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X-Rite's Color Munki Design - The Swiss Army knife of color

Published on July 29, 2010

Color Munki

Fabio Venturotti:  So, you're a creative professional, a stylist, or a fashion house or just a creative designer, you've seen something that's inspired you, be it the color on the wall, printed on paper, or let's just say this t-shirt, for example.  You can just literally snap, take a picture, and you got the color up on the screen.  Now, these colors that it will measure are recorded here as LAB or SRGB values.  This is all well and good, but I'm a graphic designer, I need to communicate to the press man and he's asking for Pantone references.  So down here, I can actually snap to a library and what happens is it divides all these colors in two, this was already a color, but this one here, which originally had an LAB and an RGB value, it now tells me that the closest Pantone reference, according to our library, is this particular one here.

Well, as you can see on the stand, we've got lots of library colors, we are, you know, a color standard, so, we would be foolish not to have these colors.

One of X-Rite's missions is always to provide technological solutions for capturing color, understanding color, recording color, but in an affordable and easy to use way.  Color Munki for me is revolutionary, for the first time a product which costs under $500 euros, a small agency, creative team, even an individual or a consultant, can buy a solution which allows him to calibrate his entire workflow from his monitor to his printer.

We call it the Swiss Army knife of color because one single device, one piece of hardware, allows you to calibrate your monitors, your video projectors, and your printers.  It's a fully-fledged spectrophotometer, which also allows you to capture color so if someone comes along to you and says, you know, "What's the color of my t-shirt?"  "What's the color of this catalog?"  You can take a reading of a sample and on the software, which I'll show you in a bit, it will show you what that actual color is.

So here's one of the features which I talked about earlier.  It allows you to calibrate your monitor.  So it allows you to calibrate LCD monitors, laptops, even video projectors, you've got an easy function and an advanced.  And just to show you how easy calibrating the monitor is, you just follow the instructions, next, you place the Color Munki into this little holder that comes with the product and it acts as a counterweight which you suspend onto your monitor.  There are interactive videos that help you at every stage, just in case the instructions aren't that clear, watch the video, you just can't go wrong.  So we hit next here, and like a lot of the calibrators that already exist in the market, it will go through a predefined selection of colors, the Color Munki will read that, from that information it will create a profile for the monitor.

Interviewer:  So now I know the etymology of the Munki.

Fabio Venturotti:  The other feature is here, your printer.  Profile my printer, we create a new profile, we select a printer, which is collected to your PC or Mac or even on a server, we don't have one attached here, so I'm just going to select a PDF just for the sake of this presentation.  If you give a name to the profile you're going to create, it says that you have to create a profile for every type of computer that you have, Mac, **** so here we're going to give the name, for example, Matts and Weights, for example.  So afterwards, when you are going to print to a printer, you're going to select print profile for the paper that you're using.  You print out a test chart, 50 patches, it comes out of your printer, you let that dry for a while for a while.  And then using the same device, which is why this product's so unique, using the same device, you literally measure patches of color.  So this would be an A4 piece of paper with 50 patches, you literally just measure the stripes one by one.  Once that's done, it will generate a second, customized chart based on the results of the first measurements.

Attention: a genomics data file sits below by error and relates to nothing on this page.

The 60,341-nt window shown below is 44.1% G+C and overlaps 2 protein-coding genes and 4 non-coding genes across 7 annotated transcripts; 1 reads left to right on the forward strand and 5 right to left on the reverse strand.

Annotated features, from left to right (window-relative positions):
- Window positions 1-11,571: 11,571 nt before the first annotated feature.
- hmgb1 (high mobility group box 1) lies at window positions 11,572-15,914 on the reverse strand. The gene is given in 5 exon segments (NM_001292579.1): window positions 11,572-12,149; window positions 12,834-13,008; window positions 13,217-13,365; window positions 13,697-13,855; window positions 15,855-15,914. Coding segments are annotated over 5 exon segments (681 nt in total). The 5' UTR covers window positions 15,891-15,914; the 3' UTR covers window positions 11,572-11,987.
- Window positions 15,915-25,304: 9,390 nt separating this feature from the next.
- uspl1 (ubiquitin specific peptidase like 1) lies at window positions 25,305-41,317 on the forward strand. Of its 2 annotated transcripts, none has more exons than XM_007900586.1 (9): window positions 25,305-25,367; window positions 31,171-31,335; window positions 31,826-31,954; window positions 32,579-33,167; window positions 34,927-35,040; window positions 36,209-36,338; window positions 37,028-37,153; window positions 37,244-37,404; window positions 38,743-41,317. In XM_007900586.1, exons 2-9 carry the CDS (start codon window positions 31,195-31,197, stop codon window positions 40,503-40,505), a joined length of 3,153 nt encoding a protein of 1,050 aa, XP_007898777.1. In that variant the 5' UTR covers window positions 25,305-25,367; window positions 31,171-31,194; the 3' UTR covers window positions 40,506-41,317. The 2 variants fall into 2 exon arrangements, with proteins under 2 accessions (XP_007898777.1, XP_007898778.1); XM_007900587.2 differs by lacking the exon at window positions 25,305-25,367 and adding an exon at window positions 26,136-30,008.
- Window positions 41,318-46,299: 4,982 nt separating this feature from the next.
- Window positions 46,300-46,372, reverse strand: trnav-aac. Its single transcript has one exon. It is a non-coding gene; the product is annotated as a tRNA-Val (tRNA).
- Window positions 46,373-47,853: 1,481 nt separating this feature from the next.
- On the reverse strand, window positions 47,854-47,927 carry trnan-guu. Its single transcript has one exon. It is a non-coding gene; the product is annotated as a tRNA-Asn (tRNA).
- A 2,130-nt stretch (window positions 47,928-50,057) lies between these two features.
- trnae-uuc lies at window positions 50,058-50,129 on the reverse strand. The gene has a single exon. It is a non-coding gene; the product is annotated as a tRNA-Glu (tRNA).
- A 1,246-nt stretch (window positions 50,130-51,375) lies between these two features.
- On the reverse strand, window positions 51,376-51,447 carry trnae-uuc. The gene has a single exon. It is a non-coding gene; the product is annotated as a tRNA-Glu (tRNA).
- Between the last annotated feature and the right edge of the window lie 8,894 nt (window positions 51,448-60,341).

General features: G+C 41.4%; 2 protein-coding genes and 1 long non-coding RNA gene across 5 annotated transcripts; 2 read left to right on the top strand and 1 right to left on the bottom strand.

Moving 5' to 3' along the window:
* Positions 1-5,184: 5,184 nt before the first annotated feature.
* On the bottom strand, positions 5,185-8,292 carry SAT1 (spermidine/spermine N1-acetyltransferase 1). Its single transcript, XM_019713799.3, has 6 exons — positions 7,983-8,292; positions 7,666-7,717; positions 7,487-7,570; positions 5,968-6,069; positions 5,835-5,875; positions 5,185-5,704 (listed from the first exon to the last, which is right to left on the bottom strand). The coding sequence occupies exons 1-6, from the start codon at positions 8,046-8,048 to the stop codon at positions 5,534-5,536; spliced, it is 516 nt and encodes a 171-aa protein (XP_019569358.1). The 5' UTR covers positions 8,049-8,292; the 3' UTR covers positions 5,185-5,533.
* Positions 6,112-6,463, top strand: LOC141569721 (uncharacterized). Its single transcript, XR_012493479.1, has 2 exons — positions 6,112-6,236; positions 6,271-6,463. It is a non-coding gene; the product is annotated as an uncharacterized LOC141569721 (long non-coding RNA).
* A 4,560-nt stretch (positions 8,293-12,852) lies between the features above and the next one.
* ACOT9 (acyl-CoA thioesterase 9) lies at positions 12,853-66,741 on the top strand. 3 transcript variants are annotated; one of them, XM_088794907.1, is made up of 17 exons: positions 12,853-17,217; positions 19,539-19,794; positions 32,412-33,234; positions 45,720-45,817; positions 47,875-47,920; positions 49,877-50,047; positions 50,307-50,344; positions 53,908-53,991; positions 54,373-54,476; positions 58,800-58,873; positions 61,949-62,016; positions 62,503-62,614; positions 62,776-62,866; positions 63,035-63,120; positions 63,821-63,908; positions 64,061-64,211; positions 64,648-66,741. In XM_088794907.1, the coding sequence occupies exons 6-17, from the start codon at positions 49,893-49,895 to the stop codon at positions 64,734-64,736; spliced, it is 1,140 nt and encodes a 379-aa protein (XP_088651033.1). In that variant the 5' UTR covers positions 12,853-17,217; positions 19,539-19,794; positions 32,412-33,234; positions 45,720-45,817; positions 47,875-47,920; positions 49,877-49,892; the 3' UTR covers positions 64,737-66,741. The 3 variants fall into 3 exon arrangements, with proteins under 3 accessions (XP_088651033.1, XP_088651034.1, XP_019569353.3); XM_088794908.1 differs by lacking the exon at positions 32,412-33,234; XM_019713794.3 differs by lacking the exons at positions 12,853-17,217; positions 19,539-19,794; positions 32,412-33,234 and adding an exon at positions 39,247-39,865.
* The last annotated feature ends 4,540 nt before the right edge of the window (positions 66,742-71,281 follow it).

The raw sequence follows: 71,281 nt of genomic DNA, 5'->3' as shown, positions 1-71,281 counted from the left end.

We've got this clever way of starting with 50 colors and depending on what colors are good, bad, it creates a customized test chart for the second set of readings.  And once those readings are taken, you save the profile, job done.

So this is the calibration part of Color Munki.  Now, from a creative point of view, and this part I find absolutely wonderful for this, you've got all the Pantone pallets, this interface allows you to, what we call, create projects.  So, for instance, here I will create a new pallet, I'll name this pallet 5X.  And what you can do is either select colors from libraries, colors that you already know, for instance here, this is a go color, I throw it into my project, you can import images, jpegs, photos or illustrated files, and the software will determine what are the dominant colors within that photo.  So if you're looking at a theme, you've seen something and you like the exchange of colors, this gives you all the dominant colors.  You can go into that photo and actually go in and try to determine exactly a specific color that you've seen.  And the whole purpose of this is, again, to extract colors and throw them into your project folder. 

The last way to capture colors, see colors, actually using Color Munki device itself and if I got into my folder, we open a little target at the bottom, a customer's come along saying, "What's this color here?"  You haven't got a Pantone right handy, just to go through, you use the device, you close it, take a measurement, and on the screen, you've got the color.

 

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